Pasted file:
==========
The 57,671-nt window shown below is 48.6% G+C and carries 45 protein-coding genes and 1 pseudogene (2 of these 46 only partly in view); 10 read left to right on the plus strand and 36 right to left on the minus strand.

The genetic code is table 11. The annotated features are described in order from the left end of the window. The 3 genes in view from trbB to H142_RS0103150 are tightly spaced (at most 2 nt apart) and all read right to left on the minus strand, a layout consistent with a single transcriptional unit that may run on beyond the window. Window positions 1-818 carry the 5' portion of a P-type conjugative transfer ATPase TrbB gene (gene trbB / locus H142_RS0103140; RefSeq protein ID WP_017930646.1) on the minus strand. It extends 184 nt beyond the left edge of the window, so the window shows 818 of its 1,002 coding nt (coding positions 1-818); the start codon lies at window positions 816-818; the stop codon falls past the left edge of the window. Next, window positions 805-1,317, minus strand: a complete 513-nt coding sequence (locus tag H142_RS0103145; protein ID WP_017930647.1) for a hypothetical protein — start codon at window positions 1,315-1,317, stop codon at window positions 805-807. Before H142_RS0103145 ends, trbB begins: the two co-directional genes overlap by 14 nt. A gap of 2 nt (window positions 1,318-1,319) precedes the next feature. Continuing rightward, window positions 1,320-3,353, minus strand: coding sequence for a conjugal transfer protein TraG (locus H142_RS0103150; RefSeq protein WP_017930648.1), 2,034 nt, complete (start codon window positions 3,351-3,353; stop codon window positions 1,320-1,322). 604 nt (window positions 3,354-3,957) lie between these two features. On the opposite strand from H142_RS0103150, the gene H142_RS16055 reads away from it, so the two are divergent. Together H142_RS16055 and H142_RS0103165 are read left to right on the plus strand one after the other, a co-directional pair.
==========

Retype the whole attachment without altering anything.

The 57,671-nt window shown below is 48.6% G+C and carries 45 protein-coding genes and 1 pseudogene (2 of these 46 only partly in view); 10 read left to right on the plus strand and 36 right to left on the minus strand.

The genetic code is table 11. The annotated features are described in order from the left end of the window. The 3 genes in view from trbB to H142_RS0103150 are tightly spaced (at most 2 nt apart) and all read right to left on the minus strand, a layout consistent with a single transcriptional unit that may run on beyond the window. Window positions 1-818 carry the 5' portion of a P-type conjugative transfer ATPase TrbB gene (gene trbB / locus H142_RS0103140; RefSeq protein ID WP_017930646.1) on the minus strand. It extends 184 nt beyond the left edge of the window, so the window shows 818 of its 1,002 coding nt (coding positions 1-818); the start codon lies at window positions 816-818; the stop codon falls past the left edge of the window. Next, window positions 805-1,317, minus strand: a complete 513-nt coding sequence (locus tag H142_RS0103145; protein ID WP_017930647.1) for a hypothetical protein — start codon at window positions 1,315-1,317, stop codon at window positions 805-807. Before H142_RS0103145 ends, trbB begins: the two co-directional genes overlap by 14 nt. A gap of 2 nt (window positions 1,318-1,319) precedes the next feature. Continuing rightward, window positions 1,320-3,353, minus strand: coding sequence for a conjugal transfer protein TraG (locus H142_RS0103150; RefSeq protein WP_017930648.1), 2,034 nt, complete (start codon window positions 3,351-3,353; stop codon window positions 1,320-1,322). 604 nt (window positions 3,354-3,957) lie between these two features. On the opposite strand from H142_RS0103150, the gene H142_RS16055 reads away from it, so the two are divergent. Together H142_RS16055 and H142_RS0103165 are read left to right on the plus strand one after the other, a co-directional pair.